In the morning of 24th July after 15-minutes artillery preparation 11 and 95 Rifle Corps resumed the offensive. In order to spur the breakthrough of the second defensive belt 66 GRD and 226 RD committed to actions their second echelons, in addition the commander of the 11 Rifle Corps general I.T Zamertsev committed his second echelon – 24 Rifle Division. The left flank division of the corps (271 Rifle) also started an attack. Despite strong resistance the second belt was broken. Especially strong resistance was met at Ottynia in front of the 66 GRD which repulsed in the second part of the day 4 counterattacks made (according to Soviet info) by a force of about an infantry regiment with a tank battalion. After having outflanked Ottyina from north and south the division captured it by 10 p.m.
The 11 Corps completely broke through the second belt after combat against 24 Hungarian Infantry Division. By the end of the day 24 RD seized the line Goloskov (Holoskow), Nova-Ves’, 266 RD – Bednaruvka, 271 – Sventy Josefov.

During the next day units of the 18th Army continued to advance to the west and south-west, covering its right flank from enemy counterattacks. 95 Rifle Corps (66 GRD) pursued enemy in the direction of Bogorodchany (Bohorodczany) and by the end of 25th July reached the line Vorona (Worona), Kamennaya (Kamienna). 351 RD remained in the second echelon at Ottynia covering the right flank from the north. 11 RC pursued Hungarians toward Nadvornaya (Nadworna). By the end of the day 24 RD reached Volosov (Wolosow), Pererosl’(Przelosl), 266 RD captured the important railway center Nadvornaya, 271 – Strymba, Loyeva (Lojova).
In the early hours of 25 July 17 Guards Rifle Corps (general A.I. Gastilovich) also started offensive in the area of Prut valley. After combat against Hungarian 7 Infantry, 18 and 25 Light Divisions it fully broke though the enemy defense and made a 20-km advance. By the end of the day the right flank 8 Rifle Divison was engaged in combat in Delyatin, and 317 Rifle Division - on the line Cherniy Potok (Potok Czarny), Rungury.

On 26 July the 95 Rifle Corps (general I.I. Melnikov) took Bogorodchany with 351 RD attacking the town from the north and 66 GRD – from the south. 11 Rifle Corps advanced toward Pereginskoye for 10-15 km. 24 RD crossed the rivers Bystritza-Nadvornyanskaya (Bystrzyca-Nadvornianska) and Bystritza-Solotvinskay (Bystrzyca-Solotvinska) south of Bogorodchany and reached the line Gorokholina (Horocholina), Zhuraky (Zuraki). 226 RD crossed Maniawka river and captured Solotvin (Solotwina). 271 RD crossed Bystritza-Nadvornyanskaya south of Nadvornaya and seized the villages Bytkov(Bitkow) and Pasechanya (Pasiezcna). In Carpathians 8 RD (general A.S. Smirnov) of the 17 Rifle Corps cleared Delyatin and entered Dora, 317 RD took the line Belye Oslavy (Bialy Oslaw), Cherniye Oslavy (Czarny Oslawa). On the same day 2 Guards Airborn Division also passed to offensive and took Sloboda Rungurska.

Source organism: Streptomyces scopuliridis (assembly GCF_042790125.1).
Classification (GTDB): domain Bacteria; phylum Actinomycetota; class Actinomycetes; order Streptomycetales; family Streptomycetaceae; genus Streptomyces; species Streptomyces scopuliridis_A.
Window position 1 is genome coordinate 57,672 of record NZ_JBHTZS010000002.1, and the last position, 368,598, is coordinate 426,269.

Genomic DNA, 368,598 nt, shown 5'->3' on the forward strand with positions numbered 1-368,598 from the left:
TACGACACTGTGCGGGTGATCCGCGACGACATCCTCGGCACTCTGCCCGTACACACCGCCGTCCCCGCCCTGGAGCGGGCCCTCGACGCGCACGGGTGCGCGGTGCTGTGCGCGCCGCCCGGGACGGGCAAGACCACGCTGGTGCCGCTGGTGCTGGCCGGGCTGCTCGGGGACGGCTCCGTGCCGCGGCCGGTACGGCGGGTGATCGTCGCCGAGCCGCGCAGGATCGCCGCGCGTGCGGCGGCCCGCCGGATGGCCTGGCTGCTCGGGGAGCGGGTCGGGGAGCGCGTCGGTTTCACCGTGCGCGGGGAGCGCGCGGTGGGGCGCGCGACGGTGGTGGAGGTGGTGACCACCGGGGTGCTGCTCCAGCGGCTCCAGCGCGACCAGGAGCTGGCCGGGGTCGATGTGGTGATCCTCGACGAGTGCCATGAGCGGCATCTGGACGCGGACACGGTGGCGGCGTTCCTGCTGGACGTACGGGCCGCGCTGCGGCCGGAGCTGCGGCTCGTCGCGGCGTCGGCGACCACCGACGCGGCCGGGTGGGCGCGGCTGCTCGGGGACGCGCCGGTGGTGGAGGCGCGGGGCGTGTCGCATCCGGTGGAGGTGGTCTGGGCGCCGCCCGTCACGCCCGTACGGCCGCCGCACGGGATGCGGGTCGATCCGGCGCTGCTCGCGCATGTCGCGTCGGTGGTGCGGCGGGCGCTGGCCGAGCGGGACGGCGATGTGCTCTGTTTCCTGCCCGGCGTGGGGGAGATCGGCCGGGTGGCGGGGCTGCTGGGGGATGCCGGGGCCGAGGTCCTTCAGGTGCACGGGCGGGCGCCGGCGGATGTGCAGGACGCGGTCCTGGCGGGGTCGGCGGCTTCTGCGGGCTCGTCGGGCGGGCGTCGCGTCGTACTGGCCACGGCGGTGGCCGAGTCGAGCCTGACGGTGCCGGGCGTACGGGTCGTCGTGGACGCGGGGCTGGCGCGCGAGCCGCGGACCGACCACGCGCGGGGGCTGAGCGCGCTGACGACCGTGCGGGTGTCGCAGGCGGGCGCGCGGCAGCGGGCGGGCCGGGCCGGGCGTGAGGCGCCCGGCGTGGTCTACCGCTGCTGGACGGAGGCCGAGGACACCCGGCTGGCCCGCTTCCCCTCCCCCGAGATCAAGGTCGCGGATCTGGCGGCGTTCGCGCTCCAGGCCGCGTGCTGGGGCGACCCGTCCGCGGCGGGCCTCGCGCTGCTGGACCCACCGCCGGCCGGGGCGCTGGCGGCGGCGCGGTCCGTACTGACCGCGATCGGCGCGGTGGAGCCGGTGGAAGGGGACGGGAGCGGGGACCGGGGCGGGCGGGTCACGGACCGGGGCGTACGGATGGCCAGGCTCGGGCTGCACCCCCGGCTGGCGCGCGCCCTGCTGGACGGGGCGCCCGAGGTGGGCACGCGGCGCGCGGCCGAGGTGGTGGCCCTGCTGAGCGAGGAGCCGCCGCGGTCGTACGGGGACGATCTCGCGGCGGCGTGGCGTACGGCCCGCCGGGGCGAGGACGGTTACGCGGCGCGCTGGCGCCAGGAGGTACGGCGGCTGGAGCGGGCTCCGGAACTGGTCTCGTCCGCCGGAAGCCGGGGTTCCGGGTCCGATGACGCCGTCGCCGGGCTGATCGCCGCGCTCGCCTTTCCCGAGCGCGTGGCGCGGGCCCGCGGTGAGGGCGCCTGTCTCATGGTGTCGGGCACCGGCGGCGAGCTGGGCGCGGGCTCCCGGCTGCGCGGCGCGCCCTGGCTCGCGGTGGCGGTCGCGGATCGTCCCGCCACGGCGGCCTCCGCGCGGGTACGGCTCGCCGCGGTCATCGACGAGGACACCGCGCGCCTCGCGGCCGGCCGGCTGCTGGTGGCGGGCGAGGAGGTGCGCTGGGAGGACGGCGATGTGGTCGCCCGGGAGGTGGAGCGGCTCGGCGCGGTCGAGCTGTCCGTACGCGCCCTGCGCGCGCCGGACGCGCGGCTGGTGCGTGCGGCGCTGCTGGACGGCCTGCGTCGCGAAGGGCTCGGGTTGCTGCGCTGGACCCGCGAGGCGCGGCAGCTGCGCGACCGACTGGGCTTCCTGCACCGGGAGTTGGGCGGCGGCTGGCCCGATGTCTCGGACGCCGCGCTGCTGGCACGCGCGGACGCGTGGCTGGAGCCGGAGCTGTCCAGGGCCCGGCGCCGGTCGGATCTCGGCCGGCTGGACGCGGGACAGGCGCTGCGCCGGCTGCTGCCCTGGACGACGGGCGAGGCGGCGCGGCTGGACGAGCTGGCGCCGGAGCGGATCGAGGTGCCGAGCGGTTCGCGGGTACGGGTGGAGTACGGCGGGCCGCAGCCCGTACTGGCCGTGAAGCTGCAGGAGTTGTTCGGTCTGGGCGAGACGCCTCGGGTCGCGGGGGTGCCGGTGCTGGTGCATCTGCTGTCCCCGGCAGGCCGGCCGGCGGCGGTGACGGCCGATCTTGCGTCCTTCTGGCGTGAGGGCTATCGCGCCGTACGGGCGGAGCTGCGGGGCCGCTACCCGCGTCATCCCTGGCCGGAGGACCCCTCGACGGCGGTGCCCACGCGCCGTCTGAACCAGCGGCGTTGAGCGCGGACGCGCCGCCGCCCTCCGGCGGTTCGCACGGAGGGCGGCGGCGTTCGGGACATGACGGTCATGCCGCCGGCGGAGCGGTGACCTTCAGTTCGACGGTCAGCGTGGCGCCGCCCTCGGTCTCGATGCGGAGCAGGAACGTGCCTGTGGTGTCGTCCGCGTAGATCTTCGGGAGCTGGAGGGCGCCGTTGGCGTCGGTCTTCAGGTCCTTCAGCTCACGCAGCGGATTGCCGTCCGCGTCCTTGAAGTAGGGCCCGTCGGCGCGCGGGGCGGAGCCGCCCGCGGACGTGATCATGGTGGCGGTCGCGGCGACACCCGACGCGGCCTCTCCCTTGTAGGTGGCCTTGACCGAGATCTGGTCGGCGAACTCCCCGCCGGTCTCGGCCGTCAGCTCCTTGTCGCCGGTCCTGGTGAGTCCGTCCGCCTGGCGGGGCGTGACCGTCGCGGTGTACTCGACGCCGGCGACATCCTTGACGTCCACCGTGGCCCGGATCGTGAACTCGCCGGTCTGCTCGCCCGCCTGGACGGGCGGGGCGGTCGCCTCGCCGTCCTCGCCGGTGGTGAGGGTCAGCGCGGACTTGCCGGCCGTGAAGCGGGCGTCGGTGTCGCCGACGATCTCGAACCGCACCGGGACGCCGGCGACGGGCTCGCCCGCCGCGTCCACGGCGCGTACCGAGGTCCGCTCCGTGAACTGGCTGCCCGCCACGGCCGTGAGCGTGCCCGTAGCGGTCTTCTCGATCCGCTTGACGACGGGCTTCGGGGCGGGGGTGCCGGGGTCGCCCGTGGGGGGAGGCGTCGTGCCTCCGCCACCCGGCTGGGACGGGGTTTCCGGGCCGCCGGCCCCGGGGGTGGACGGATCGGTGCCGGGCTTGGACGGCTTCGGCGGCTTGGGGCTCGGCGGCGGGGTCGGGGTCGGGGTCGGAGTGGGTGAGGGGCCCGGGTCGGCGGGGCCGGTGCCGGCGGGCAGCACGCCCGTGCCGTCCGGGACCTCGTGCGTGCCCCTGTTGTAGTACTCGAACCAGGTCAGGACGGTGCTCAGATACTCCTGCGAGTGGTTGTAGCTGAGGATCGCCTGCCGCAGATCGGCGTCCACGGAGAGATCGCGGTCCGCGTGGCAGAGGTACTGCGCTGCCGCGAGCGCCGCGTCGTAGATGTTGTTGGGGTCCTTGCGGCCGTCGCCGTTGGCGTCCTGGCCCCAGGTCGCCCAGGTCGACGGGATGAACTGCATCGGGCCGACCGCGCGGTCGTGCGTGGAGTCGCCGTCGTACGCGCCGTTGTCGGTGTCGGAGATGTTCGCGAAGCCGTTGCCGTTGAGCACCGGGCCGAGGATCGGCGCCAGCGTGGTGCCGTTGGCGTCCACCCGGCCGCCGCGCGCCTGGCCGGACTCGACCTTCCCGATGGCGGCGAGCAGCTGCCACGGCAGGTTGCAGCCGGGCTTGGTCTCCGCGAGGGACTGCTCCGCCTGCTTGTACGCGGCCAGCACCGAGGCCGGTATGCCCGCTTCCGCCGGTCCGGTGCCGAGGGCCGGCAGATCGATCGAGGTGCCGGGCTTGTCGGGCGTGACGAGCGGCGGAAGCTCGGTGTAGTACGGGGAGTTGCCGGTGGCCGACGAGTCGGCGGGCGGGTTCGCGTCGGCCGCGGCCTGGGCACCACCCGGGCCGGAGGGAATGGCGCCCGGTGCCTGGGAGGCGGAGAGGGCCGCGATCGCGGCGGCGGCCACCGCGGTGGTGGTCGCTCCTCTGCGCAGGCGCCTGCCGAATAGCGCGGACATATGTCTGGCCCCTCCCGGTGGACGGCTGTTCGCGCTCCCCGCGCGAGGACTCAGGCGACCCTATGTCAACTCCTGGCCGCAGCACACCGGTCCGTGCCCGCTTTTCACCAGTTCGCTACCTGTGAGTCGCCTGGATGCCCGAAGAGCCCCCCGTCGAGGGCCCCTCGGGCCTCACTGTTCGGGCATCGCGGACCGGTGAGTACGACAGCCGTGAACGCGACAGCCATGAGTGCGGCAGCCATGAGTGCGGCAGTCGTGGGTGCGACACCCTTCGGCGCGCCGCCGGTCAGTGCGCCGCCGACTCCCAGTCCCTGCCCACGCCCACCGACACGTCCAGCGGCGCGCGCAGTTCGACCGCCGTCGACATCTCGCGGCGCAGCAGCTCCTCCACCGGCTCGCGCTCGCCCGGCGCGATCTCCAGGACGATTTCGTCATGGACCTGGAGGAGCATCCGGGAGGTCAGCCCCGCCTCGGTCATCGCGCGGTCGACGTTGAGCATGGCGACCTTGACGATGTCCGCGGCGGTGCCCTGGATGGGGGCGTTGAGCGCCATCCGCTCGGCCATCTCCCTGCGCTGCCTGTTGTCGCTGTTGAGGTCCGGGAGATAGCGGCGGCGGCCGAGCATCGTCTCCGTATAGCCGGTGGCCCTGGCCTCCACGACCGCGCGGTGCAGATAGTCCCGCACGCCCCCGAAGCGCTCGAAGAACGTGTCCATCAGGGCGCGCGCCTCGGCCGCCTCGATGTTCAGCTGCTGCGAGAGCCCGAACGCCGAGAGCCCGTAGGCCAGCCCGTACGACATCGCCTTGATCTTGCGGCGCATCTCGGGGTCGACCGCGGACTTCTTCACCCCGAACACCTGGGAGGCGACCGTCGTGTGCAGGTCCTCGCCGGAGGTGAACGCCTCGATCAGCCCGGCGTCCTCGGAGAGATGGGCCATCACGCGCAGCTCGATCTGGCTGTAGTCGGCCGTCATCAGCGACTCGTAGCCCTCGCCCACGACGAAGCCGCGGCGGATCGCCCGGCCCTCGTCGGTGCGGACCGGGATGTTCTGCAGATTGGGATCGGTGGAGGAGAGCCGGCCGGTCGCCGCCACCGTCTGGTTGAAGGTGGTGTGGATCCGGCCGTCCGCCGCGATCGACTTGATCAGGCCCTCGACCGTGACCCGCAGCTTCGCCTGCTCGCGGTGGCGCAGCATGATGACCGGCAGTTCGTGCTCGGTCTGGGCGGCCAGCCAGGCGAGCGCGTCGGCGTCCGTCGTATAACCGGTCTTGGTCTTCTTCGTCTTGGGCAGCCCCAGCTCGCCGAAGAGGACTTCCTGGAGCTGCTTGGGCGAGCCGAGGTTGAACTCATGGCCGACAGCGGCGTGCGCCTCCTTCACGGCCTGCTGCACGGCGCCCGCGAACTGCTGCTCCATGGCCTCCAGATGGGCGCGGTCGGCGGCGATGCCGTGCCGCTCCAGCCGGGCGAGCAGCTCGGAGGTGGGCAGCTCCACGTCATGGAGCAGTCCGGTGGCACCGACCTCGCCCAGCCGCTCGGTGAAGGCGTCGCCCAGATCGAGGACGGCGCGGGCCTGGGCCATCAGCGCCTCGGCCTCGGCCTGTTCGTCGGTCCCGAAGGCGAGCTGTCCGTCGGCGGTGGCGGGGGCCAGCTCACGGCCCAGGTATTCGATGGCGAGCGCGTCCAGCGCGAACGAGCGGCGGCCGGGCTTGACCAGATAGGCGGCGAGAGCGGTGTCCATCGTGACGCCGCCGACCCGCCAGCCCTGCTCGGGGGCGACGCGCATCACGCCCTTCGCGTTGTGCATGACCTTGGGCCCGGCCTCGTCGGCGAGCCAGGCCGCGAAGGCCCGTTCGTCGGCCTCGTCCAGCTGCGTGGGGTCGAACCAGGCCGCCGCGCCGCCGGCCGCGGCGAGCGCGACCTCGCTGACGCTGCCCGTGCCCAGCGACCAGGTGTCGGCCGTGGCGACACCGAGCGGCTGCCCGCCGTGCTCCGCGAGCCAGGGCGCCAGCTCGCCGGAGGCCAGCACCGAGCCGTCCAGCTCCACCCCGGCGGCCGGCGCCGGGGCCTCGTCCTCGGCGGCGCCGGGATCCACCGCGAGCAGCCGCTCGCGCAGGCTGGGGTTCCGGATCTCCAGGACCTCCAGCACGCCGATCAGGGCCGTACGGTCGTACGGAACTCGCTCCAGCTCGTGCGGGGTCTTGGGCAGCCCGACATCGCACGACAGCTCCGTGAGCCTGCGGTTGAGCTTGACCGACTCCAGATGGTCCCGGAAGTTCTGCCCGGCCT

Reaching the line Bogorodchany-Delyatin the 18th Army enveloped the Axis forces at Stanislaw from the south, simultaneously starting fight for mountain passes at Dora. Thus for the Stalislaw group all the routes of retreat to the south were blocked. The left-wing 18th Guards Corps of the 1st Guards Army completed breakthrough of enemy defense. Owing to successful actions of the 18th Army and envelopment of Stanislaw from the south the enemy defense in front of this corps began to gradually weaken. Advancing in the echelon behind the 95 RC the corps by the end of 26 July reached close approaches to Stalislaw.
The front commander ordered the 1st Guards Army to attack Stanislaw from the east, enveloping it with a part of the forces from the north. 18 Army with its right wing units was to come to the rear of the Stanislaw group from the south and west augmenting the attack power.